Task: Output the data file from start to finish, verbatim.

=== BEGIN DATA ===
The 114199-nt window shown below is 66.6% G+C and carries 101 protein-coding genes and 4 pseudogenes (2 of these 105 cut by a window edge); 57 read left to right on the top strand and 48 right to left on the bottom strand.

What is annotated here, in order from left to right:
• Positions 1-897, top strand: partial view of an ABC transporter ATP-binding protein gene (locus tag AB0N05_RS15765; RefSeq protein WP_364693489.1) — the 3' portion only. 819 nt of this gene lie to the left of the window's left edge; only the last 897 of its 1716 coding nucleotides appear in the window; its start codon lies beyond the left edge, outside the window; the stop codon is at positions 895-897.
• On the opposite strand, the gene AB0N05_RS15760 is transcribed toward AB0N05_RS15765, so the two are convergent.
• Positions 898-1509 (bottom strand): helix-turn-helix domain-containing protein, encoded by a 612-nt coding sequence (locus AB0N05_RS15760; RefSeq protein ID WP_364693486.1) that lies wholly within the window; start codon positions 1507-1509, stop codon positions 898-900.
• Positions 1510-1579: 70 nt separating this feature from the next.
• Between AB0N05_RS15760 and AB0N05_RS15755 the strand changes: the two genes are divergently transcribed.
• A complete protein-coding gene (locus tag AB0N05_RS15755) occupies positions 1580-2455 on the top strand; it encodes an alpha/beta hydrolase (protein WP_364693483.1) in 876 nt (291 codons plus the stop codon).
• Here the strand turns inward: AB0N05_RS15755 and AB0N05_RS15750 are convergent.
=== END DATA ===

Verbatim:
The 114199-nt window shown below is 66.6% G+C and carries 101 protein-coding genes and 4 pseudogenes (2 of these 105 cut by a window edge); 57 read left to right on the top strand and 48 right to left on the bottom strand.

What is annotated here, in order from left to right:
• Positions 1-897, top strand: partial view of an ABC transporter ATP-binding protein gene (locus tag AB0N05_RS15765; RefSeq protein WP_364693489.1) — the 3' portion only. 819 nt of this gene lie to the left of the window's left edge; only the last 897 of its 1716 coding nucleotides appear in the window; its start codon lies beyond the left edge, outside the window; the stop codon is at positions 895-897.
• On the opposite strand, the gene AB0N05_RS15760 is transcribed toward AB0N05_RS15765, so the two are convergent.
• Positions 898-1509 (bottom strand): helix-turn-helix domain-containing protein, encoded by a 612-nt coding sequence (locus AB0N05_RS15760; RefSeq protein ID WP_364693486.1) that lies wholly within the window; start codon positions 1507-1509, stop codon positions 898-900.
• Positions 1510-1579: 70 nt separating this feature from the next.
• Between AB0N05_RS15760 and AB0N05_RS15755 the strand changes: the two genes are divergently transcribed.
• A complete protein-coding gene (locus tag AB0N05_RS15755) occupies positions 1580-2455 on the top strand; it encodes an alpha/beta hydrolase (protein WP_364693483.1) in 876 nt (291 codons plus the stop codon).
• Here the strand turns inward: AB0N05_RS15755 and AB0N05_RS15750 are convergent.